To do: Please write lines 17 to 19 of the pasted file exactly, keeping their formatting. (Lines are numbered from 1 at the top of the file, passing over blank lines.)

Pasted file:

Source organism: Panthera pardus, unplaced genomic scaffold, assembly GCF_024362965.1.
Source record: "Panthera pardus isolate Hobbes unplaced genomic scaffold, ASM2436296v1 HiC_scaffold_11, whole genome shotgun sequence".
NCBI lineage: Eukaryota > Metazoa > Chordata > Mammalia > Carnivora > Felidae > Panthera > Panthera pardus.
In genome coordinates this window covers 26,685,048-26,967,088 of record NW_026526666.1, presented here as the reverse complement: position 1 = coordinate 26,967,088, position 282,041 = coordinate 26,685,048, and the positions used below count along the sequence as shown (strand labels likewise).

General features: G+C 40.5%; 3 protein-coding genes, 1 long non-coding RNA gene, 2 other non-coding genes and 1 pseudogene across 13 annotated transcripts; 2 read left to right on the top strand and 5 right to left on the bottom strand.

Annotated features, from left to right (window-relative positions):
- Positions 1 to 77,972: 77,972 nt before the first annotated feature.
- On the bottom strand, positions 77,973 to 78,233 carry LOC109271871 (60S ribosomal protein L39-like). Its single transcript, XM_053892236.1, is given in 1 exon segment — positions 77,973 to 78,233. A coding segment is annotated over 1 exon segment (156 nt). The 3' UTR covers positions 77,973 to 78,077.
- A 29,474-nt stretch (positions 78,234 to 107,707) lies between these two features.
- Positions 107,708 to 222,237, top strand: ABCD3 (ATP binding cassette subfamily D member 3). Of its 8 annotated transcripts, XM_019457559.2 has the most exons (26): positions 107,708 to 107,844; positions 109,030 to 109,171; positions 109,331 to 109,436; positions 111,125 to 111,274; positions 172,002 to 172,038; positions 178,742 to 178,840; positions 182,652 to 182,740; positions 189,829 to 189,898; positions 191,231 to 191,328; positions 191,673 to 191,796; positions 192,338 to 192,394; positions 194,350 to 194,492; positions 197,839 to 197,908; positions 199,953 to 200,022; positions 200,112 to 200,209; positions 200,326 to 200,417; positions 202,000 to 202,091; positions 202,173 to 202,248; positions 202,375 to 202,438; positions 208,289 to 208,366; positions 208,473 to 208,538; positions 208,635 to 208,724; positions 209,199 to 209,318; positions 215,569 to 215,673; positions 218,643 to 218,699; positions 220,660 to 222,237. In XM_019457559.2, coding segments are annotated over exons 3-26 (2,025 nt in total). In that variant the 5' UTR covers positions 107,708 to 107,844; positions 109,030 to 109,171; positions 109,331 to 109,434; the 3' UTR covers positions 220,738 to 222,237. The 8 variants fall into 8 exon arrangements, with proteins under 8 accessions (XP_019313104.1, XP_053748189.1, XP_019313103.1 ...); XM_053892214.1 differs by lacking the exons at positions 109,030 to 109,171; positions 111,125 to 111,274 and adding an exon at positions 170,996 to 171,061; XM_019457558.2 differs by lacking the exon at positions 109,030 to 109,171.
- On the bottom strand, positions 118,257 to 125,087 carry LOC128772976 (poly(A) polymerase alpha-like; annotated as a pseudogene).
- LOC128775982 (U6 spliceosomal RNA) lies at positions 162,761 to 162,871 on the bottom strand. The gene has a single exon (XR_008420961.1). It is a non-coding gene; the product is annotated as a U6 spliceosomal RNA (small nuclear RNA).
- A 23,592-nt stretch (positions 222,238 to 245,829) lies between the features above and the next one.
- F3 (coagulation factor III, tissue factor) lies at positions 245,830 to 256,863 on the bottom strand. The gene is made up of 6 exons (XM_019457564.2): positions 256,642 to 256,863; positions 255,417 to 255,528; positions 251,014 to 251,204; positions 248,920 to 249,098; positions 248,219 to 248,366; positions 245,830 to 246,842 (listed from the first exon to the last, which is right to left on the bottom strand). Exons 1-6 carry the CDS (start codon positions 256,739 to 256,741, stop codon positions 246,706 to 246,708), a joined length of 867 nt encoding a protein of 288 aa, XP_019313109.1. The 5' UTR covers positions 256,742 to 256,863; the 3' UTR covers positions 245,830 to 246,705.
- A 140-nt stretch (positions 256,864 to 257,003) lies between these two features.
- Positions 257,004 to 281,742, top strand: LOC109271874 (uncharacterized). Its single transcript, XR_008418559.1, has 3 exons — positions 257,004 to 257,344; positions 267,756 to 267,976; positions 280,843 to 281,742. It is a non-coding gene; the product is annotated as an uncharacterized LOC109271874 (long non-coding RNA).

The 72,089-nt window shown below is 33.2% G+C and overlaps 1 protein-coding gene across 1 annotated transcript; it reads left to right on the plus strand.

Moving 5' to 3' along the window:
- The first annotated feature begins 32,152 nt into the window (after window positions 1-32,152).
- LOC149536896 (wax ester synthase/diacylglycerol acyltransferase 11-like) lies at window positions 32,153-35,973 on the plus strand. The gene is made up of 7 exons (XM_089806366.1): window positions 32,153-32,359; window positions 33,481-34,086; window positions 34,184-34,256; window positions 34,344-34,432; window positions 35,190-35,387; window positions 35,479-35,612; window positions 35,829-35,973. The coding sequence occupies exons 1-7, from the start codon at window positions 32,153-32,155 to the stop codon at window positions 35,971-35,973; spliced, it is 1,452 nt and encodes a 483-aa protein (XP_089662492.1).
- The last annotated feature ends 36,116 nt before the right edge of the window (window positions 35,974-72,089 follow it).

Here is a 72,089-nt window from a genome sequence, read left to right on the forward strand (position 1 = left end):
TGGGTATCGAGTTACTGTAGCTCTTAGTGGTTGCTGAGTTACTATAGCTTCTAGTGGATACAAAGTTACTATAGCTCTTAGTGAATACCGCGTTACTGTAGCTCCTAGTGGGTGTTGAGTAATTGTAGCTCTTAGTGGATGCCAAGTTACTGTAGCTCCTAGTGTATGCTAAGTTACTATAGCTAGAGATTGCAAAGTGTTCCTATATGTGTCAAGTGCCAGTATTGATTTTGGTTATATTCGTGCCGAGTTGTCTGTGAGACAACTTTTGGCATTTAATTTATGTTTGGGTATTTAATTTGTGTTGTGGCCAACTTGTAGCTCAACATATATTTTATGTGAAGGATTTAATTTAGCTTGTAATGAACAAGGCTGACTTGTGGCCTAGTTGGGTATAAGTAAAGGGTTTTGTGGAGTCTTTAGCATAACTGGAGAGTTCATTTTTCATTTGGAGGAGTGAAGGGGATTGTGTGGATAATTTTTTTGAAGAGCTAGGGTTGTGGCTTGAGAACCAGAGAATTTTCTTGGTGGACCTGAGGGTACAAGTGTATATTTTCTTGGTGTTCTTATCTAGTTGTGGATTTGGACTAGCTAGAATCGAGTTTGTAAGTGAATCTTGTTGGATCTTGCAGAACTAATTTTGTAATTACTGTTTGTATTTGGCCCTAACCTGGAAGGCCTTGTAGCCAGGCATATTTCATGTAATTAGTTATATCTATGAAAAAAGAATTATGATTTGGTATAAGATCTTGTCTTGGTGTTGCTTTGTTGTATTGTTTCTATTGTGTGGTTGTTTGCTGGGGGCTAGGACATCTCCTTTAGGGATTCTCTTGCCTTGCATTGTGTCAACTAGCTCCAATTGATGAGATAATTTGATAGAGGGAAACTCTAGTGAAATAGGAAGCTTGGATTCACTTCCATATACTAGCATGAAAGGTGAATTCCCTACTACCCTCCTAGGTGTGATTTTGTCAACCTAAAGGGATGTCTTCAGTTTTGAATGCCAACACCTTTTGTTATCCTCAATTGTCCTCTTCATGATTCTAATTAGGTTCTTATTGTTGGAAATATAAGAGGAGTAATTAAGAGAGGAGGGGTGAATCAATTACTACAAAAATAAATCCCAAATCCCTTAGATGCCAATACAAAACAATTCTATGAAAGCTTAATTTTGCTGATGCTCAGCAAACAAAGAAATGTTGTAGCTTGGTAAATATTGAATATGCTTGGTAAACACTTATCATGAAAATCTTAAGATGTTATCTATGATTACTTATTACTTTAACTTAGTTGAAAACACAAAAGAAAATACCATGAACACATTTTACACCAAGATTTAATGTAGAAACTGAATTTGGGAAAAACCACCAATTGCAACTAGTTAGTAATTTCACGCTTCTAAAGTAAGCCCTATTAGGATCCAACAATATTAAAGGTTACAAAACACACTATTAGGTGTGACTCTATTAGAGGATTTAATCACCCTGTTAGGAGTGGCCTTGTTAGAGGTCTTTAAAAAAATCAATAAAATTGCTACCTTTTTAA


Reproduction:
The 72,089-nt window shown below is 33.2% G+C and overlaps 1 protein-coding gene across 1 annotated transcript; it reads left to right on the plus strand.

Moving 5' to 3' along the window:
- The first annotated feature begins 32,152 nt into the window (after window positions 1-32,152).